Unless you want to breathe mold, mildew, formaldahyde and other nasty things........ not to mention that a tight home without ventilation will likely stink.

    As to the rate of ventilation. .34 is the "official" rate for healthy living. I tend to use a HRV with a higher rate available and run it on a slow speed continually. Some good HRV's have 5 sppeds to choose from and an integral dehumidistat. This will kick the unit into high gear when the humidity climbs beyond your setpoint. Very handy for folks who seem to "forget" to turn on the bath fan! Oh; and speaking of bath fans....... with a HRV you don't really need 'em. Just have the HRV take the stale air from the bathrooms. Quiet... efficient.... balanced ventilation. Had a customer call and thank me for installing one in his new home. Said he was frying fish and within 15 minutes you could not tell! Love positive feedback. In N ID you wil need to use a HRV and not an ERV due to feeze damage. also make sure your HRV has a positive damper defrost, otherwise it will be MUCH less efficient and will unbalance the homes pressure while in its loooong defrost cycles.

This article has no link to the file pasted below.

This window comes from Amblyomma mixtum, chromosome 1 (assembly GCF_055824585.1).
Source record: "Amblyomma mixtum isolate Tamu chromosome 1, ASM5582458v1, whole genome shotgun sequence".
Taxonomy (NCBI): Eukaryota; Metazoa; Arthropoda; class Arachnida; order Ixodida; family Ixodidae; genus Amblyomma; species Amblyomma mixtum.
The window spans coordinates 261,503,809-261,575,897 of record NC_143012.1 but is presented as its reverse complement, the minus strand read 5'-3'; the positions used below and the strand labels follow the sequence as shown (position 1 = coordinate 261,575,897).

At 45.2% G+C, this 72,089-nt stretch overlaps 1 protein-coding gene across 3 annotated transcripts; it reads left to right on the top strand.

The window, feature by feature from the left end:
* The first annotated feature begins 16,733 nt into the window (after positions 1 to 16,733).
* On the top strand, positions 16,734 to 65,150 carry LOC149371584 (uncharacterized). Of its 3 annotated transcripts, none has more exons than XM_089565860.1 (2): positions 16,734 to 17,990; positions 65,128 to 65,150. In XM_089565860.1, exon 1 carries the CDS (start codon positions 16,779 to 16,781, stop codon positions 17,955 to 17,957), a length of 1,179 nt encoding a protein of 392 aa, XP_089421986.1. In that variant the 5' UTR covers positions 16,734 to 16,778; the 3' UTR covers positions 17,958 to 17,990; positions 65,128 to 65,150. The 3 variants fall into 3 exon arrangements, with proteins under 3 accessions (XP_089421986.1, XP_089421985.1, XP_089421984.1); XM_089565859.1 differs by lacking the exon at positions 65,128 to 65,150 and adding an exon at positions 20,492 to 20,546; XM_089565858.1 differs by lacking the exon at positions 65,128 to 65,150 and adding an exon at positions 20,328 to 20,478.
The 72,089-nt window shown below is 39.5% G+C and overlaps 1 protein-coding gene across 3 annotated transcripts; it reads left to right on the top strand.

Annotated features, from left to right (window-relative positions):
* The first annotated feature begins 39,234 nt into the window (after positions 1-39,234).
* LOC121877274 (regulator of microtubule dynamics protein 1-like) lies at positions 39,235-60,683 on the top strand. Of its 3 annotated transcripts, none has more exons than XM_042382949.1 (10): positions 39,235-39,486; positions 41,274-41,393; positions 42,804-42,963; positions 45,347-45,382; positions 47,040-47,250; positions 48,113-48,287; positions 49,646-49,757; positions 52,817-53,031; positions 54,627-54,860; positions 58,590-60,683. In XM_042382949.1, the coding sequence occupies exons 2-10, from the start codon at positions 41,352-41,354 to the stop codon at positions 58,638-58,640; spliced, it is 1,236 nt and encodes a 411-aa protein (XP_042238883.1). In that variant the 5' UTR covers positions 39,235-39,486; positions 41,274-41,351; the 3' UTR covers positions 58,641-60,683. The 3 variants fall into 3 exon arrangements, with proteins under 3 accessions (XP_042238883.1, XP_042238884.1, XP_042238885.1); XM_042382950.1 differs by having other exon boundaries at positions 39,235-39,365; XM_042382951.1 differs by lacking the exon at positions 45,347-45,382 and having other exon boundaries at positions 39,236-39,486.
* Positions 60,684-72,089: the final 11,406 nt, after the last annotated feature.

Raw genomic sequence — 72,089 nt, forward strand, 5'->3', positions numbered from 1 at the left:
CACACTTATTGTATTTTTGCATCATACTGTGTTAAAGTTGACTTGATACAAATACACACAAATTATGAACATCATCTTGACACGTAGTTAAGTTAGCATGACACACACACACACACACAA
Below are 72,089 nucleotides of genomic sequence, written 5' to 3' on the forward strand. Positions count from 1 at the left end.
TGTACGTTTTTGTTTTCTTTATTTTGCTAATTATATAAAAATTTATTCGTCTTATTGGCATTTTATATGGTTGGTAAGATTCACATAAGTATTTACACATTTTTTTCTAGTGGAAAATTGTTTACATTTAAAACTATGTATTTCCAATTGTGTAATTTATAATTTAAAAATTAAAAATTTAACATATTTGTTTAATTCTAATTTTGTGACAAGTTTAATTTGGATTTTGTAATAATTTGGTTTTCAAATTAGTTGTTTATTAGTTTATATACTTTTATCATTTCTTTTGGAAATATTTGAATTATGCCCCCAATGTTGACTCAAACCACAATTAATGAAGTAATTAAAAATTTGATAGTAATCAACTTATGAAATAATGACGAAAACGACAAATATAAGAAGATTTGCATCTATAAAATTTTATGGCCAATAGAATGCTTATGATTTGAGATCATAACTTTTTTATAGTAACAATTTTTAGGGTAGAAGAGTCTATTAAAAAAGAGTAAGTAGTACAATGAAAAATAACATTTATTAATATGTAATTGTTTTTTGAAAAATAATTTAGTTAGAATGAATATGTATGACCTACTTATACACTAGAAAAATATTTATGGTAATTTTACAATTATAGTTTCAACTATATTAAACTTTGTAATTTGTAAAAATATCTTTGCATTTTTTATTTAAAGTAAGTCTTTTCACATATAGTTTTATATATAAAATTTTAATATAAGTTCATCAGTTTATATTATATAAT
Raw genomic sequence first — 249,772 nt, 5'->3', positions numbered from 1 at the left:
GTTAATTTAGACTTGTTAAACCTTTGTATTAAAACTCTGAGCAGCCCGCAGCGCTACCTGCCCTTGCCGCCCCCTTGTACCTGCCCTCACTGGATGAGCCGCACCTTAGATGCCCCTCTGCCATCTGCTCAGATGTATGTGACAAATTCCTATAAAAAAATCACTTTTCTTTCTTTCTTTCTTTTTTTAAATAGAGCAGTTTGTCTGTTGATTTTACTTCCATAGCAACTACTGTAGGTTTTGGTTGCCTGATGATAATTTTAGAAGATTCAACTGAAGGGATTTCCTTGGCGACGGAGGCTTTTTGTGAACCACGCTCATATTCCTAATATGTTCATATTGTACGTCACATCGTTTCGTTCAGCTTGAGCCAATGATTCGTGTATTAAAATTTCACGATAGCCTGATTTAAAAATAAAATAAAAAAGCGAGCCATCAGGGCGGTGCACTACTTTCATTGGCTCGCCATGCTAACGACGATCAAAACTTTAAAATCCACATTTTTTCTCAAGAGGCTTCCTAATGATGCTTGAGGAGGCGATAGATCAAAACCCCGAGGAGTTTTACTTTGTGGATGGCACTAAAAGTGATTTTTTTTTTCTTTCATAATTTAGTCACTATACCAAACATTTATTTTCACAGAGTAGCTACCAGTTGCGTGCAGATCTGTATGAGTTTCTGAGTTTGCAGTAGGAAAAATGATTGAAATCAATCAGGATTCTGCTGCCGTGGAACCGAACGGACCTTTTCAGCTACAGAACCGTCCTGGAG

Have fun!
  • Big Idahoan_2
    Big Idahoan_2 Member Posts: 3
    We don't have any humidity..

    We live in a very arid part of the country. most of our humidity concern is for the lack of humidity. Would you guys install a humidifier?
  • Constantin
    Constantin Member Posts: 3,782
    An HRV or ERV is a very good idea...

    ... though some projects have done as little as put in properly-sized bathroom exhaust fans that are balanced with intakes. I would take a look into the designs at Building Science Corporation for the "Building America!" program. Lots of great tips on how to improve energy efficiency without spending a mint. Home Energy magazines has also published numerous articles on how to deal with ventilation cost effectively.

    I would install an HRV/ERV, but that's because I'm an energy-efficiency advocate.

    Lastly, take a close look at all the appliances in the home that need combustion/make-up air. For example, kitchen hoods are notorious for sucking vast quantities of air out of homes, so one has to be careful on how to design the make-up air into the system.